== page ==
White House ‘Still Weighing’ SCOTUS Brief Opposing Prop 8

The Obama administration is still thinking about whether or not to file a SCOTUS brief opposing Proposition 8 while Thursday's deadline looms, the NYT reports:

WhitehouseA White House official said Tuesday morning that no decision has been made on whether to file an amicus brief; the deadline is Thursday. The Wall Street Journal, citing unnamed sources, reported Tuesday evening that the administration was still weighing its decision, and is “looking at options that fall short of embracing a constitutional right'’ to same-sex marriage.

Mr. Obama has made supporting same-sex marriage a central theme in his recent speeches, including his second inaugural address and has often stated that Americans ought to have equal rights, “no matter who you love.” He announced during his re-election campaign last year that, after months of saying his views were “evolving,” he had concluded gay couples ought to be allowed to marry.

Meanwhile, the WSJ (subscription) reports that Obama is concerned that opposing Prop 8 could annoy conservative justices, according to Business Insider:

"[A]dministration lawyers worry that taking such an expansive view in legal briefs could unnerve some justices in the Supreme Court's conservative wing, the people familiar with the matter said," the Journal reported.

Will it or will it not file is today's biggest question.

Inauguration_obamaThe NYT looks at the dangers of Obama NOT filing and tells him to do so:

The outcome of the Proposition 8 case is likely to affect the lives of gay, lesbian and bisexual Americans for years to come, even if the final disposition is not sweeping enough to wipe out all state laws currently banning same-sex marriage. A strong filing by the Justice Department, forthrightly declaring that denying the freedom to marry violates the Constitution, would put the full weight of the federal government on the side of justice and could influence the shape of the ruling.

For the administration to be missing in action in this showdown risks conveying a message to the justices that it lacks confidence in the constitutional claims for ending gay people’s exclusion from marriage or that it believes Americans are not ready for a high court ruling making marriage equality the law of the land — impressions strikingly contradicted by legal precedent, the lessons of history and by the president’s own very powerful words.

Adds John Aravosis at Americablog:

It’s entirely possible that the Justice Department, or someone else in the Obama administration, has found a non-gay reason for why they don’t want to file a brief in the Prop 8 case.  They’re afraid that somehow, somewhere, in some way filing a Prop 8 brief will negatively affect some other unrelated thing that they care about.

It’s just a hunch. But it’s the most logical explanation I can find for why no brief has been forthcoming in light of the overwhelming evidence in favor of them filing such a brief.

Either way, if no brief is filed, the administration is going to have to come up with a much better explanation for their actions.  The current non-explanation is not only not cutting it (triple negative, I know), but considering that everyone and his brother has now filed a brief in the case – even the Mormons have weighed in (spoiler alert: the Mormons have chosen the gay-bashing side) – the administration’s absence runs the risk of speaking volumes to the court, and beyond.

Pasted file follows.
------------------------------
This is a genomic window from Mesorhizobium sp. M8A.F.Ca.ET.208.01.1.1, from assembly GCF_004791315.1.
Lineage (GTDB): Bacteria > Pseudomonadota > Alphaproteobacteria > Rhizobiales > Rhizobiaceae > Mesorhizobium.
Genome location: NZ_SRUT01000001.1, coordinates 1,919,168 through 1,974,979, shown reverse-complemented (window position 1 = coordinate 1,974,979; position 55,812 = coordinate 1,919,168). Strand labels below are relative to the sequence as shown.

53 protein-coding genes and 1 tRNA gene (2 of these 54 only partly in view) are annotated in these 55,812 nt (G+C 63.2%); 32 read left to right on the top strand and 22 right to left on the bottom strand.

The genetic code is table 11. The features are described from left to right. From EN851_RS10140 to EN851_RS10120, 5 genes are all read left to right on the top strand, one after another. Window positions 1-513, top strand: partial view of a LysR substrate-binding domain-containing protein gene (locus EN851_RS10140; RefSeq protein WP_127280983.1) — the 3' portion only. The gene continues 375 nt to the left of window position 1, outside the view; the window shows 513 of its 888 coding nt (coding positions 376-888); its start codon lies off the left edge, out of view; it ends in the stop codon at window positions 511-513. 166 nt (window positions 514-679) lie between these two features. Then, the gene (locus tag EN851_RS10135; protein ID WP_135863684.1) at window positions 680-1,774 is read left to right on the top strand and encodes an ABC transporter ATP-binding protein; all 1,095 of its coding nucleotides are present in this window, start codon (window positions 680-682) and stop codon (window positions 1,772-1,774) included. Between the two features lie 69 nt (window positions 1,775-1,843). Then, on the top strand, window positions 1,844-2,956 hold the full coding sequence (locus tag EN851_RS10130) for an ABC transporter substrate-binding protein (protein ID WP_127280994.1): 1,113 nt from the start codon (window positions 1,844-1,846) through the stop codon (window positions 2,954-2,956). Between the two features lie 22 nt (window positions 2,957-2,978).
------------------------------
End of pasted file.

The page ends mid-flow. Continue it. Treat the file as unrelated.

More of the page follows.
1. Jay says

    I know this is dissappointing to a lot of folks but take a step back from the emotion of it and think about this for a second:

    Yes, it would be nice if he led more strongly on the issue. But this is strictly political – he’s got NOTHING to lose as far as a future in politics, he is done with politics in January 2017. He has made NO BONES about his support (verbally) for our community…he was the first president in history to specifically mention our issues in an inaugural address.

    BUT…the things to keep in mind are the idea of separation of powers/checks and balances and states rights. While this is now a federal issue, he has taken a stand on DoMA, the DOJ has filed in that case. Prop 8 is a state issue brought to federal court. Can the president file in the case? Certainly. But…should he stay out of it and let the courts decide… Probably. We have the potential to win reversals of both DoMA and Prop 8 in the SCOTUS. The 3 arch conservatives on the court will vote no. The 4 liberals will vote yes. The question becomes…what will Kennedy do? He could go either way. Roberts likely will go with the conservatives…but as with the ACA, he has shown that he is more concerned with his legacy than we have initially been led to believe. He may not want his legacy to be denying civil rights. On the flip side, he has also shown that he is an egotistical little pratt… If Obama steps into his arena, could Roberts vote against Prop 8 just as a matter of principle to assert his own power (and show that his penis is just as big as the black man’s).

    While I am glad Mr. Obama has taken a strong and administratively active stand on DoMA, I think politically I would rather he strongly state his support for marriage equality as he has now done BUT not try to interfere with the process. I don’t see any benefit from his DOJ filing a brief (other than a “good feeling” for our community) but I do see possible negative outcomes for his interference.

  2. jamal49 says

    Proposition 8 is concerns a state referendum. The DOJ is not obligated to file an amicus brief. It would be gratuitous. The DOJ only need to be concerned with DOMA, which is a national law.

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